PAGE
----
An Atheist on Thanksgiving
Let me begin by wishing my U.S. readers a happy Thanksgiving. I hope that you enjoy a pleasant day with friends and/or family. As it is a holiday, I just wanted to write a brief post.
Thanksgiving has become a very uncomfortable holiday for atheists. For me, the moment of the day that I always dreaded was the saying of “grace” before the meal. There were a few reasons for this. First, I am an atheist so the idea of praying is silly to me. Second, neither my family nor my wife’s say grace on a regular basis, which made it “something special” that I was not taking part in. Third, somehow I usually get seated next to my wife’s aunt, whose title starts with Sister. Which dovetails into reason number four, I sure as heck am not saying it, so what do I do for the next 10-20 seconds….which is a long time when you are the one standing out (along with my wife).
I am much more at peace with the Thanksgiving grace deal when we eat at my parent’s house (we switch year to year). I suppose the reason is that they know my views, I don’t much care what they think, they don’t expect me to say it, I am not seated next to the person leading the prayer, and I am quite content looking at pictures from my childhood on the wall, while thinking of all the things and people that I am thankful for. I think my wife is also more comfortable at my house during this moment. Our religious views, while completely rejected by parents who attend Catholic mass 4-5 times a week, is very much more out in the open. I suppose you could say our abstention is expected.
This is not the case when we eat at her parent’s house. While they must know our religious views, my wife has never talked about it openly with them. They just don’t do that in her family. They are super friendly but very closed-lipped when it comes to controversial topics. No one wants to upset anyone else. This seems nice on the surface, but the end result is that nothing gets resolved and I end up looking a chump every other year, drooling over the food on the table, seated next to a nun, who is giving the longest grace I have ever heard…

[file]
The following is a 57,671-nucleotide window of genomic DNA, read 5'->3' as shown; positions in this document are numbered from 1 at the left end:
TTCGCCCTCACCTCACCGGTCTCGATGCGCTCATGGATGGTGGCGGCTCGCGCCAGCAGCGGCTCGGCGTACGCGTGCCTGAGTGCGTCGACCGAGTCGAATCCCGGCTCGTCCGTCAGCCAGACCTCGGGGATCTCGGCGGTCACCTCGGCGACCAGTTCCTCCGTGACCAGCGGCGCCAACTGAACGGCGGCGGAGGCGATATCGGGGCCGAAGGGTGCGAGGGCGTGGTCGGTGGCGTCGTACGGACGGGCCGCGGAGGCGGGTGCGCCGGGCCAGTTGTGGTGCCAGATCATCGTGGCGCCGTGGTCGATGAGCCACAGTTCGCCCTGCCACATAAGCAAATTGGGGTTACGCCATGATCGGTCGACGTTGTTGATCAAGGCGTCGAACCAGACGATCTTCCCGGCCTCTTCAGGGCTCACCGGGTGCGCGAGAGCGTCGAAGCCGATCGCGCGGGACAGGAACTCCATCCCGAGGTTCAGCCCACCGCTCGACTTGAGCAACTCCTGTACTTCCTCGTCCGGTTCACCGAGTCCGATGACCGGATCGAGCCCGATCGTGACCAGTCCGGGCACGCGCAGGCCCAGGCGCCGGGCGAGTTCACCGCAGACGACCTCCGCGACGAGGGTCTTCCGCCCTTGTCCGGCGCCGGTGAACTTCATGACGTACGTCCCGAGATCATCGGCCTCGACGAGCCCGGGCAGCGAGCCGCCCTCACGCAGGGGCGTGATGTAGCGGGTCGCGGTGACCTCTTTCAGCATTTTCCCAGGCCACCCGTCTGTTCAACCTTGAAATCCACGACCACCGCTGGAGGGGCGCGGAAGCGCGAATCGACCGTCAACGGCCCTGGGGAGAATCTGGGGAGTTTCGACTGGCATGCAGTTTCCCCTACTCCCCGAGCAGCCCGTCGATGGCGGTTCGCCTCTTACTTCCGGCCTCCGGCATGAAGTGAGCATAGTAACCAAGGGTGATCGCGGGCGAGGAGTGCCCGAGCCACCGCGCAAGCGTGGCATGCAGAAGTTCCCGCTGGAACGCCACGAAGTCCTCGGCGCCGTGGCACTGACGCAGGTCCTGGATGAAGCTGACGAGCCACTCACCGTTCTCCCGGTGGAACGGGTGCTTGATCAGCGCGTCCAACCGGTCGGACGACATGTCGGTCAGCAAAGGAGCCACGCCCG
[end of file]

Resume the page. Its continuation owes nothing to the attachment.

So what do I do at my in-laws? I sit there, and look at pictures on the wall and think of the things and people I am thankful for, the same thing I do at my parent’s house. I don’t mouth the words and I don’t bow my head. At this point in my life, I am not going to pretend that I am “doing it”, as we did 15 years ago (I am 37 by the way). However, I will not be confrontational with anyone on this day—no matter what. Her family would never start it, so no issue there. My mother certainly would, though I will not engage her today. It is not the place for it and would only upset everyone else in the house—from both sides of the theist/atheist aisle (My brother and his wife are also atheists).
The last thing I want to talk about is thankfulness. I have seen so many people on Twitter ask what we atheists would have to be thankful for, how we are all miserable, and asking who would we thank anyway. These are absurd questions. Like everyone else on the planet, atheists are thankful for many things—probably many of the same things that theists are thankful for. Most of us aren’t miserable at all, we enjoy the same things that theists except for the false comfort of a deity. We also have plenty of people in our lives that are worth thanking for what they do for us. To think that this is a day that is completely meaningless to us because we have no interest in thanking an imaginary sky daddy, is in my opinion, to miss the point of Thanksgiving and to ignore the many very real people that you should be thanking.